Vampires have gotten a bad rap as of late. The iconic monster of horror media seems to have fallen out of vogue, and its stories drained of all life or inspiration. I, a devout fan of all vampire media, despaired that there would never be a comeback for the eternal bloodsuckers. But, with Frank Sabatella’s (Blood Night: The Legend of Mary Hatchet) new film, The Shed, the vampire may be moving into a renaissance. In his second feature film, Sabatella delves into trauma—horror’s favorite subject—through the lens of a bullied teen who discovers there’s a vampire living in his shed.

 

The Shed opens with a borderline-cheesy scene of Stan (Jay Jay Warren, Bosch) and his parents on a Saturday morning. They’re laughing, eating pancakes, and reveling in a bright sunny day. It feels overly saccharine until it’s revealed it’s all a dream. In reality, Stan is alone, living with his abusive grandfather (Timothy Bottoms, The Last Picture Show) after the death of his parents. He is empty, angry, and frustrated. He is bullied at school and his only solace is drinking cheap beer with his best friend Dommer (Cody Kostro, Worst Friends). 

 

“….a delicate balance between teen angst in a small town and coping with their own personal traumas.”

 

When Stan goes to mow the lawn one day, he discovers a vampire has shacked up in their dilapidated shed. Naturally, Stan has no idea what to do, and it all begins to spiral out of control. This vampire is then wielded as a weapon of sorts, devouring Stan’s bullies and seemingly removing all of his troubles. But it isn’t so easy to explain why so many people keep disappearing behind his house.

Stan is a deeply traumatized kid who, as the local sheriff says, just can’t catch a break. When he isn’t having nightmares about his dead parents, he’s getting verbally abused by his drunk grandpa or pushed around by school bullies. You feel awful for Stan and just want to give him a hug. He isn’t a particularly bad kid, he’s just angry, but who wouldn’t be in this situation? There’s no escape in sight for him until he discovers the vampire. While Stan may not want to actually get violent with anyone, the vampire acts out those violent impulses. The creature becomes a manifestation of Stan’s subconscious, consuming those who have tried to hold him back. 

 

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The vampire of The Shed is not pretty. He has shark-like teeth, similar to the vampires of 30 Days of Night, and his cheekbones protrude out. His eyes glow orange, and while he appears vaguely humanoid, there is nothing human left in the creature. Sabatella never tries to delve too deeply into lore. The film opens with a man being transformed into a vampire and he runs into the shed. Where that vampire came from is never explained. We do learn that this was once Stan’s neighbor who was trying to find the animal eating all of his rabbits. Well, he found the source and then some.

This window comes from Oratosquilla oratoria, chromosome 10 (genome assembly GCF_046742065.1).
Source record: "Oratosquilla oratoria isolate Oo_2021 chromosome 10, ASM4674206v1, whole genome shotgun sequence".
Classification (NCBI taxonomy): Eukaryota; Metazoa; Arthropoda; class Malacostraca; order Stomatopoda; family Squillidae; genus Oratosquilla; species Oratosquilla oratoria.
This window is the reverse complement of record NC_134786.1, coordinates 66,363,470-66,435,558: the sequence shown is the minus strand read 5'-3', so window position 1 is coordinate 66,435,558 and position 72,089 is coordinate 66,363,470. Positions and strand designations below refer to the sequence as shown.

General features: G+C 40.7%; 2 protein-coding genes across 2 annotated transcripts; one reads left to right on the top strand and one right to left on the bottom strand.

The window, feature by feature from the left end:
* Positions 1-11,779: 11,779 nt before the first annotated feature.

Until the film’s final act, the beauty of The Shed lies in its quick yet brutal moments of violence. The vampire is used effectively as a beast that hides in the shadows. You never get a full glimpse of him, which adds to the mystery and tension. However, the film’s end devolves into a cheesy teen horror movie that removes that tension and replaces it with nonstop vampire action. It feels like the ending to an entirely different movie, complete with a romance that seems to come out of left field. It seems that Sabatella wanted to deliver a bloody and action-packed climax, which is admirable, but seems so out of place in a film that paced itself in terms of violence. 

 

The Shed suffers from an outlandish third act and issues with pacing, but proves that there are still vampire stories to be told.”

 

The Shed made me aware of my least favorite horror trope: when a character stops in the middle of the action to examine photos or other pieces of nostalgia. In the film’s final battle, love interest Roxy (Sofia Happonen) stops her search for vampires to look at photos of her and Stan at a school dance. She smiles, seeming to relish in the memories, all while the rest of the characters are either fighting off vampires or looking for them. I’m all for moments of emotional depth, but in the middle of the climax? There will be other times to reminiscence. For now, focus on the fanged monsters that are out to kill you. 

The Shed suffers from an outlandish third act and issues with pacing, but proves that there are still vampire stories to be told. These stories don’t have to be sexy. In fact, they can be gruesome, with the vampires morphing into something between human and bat, with massive teeth and protruding cheekbones. The film’s biggest strength is its young cast that portrays a delicate balance between teen angst in a small town and coping with their own personal traumas. The Shed takes an iconic creature and instead of focusing on it, uses it as a tool to discuss the traumas we face growing up. 

 

The Shed had its world premiere on Friday, October 4 at the Sitges Film Festival. What’s your favorite vampire movie? Let us know on Twitter, Reddit, and in the Horror Fiends of Nightmare on Film Street Facebook group!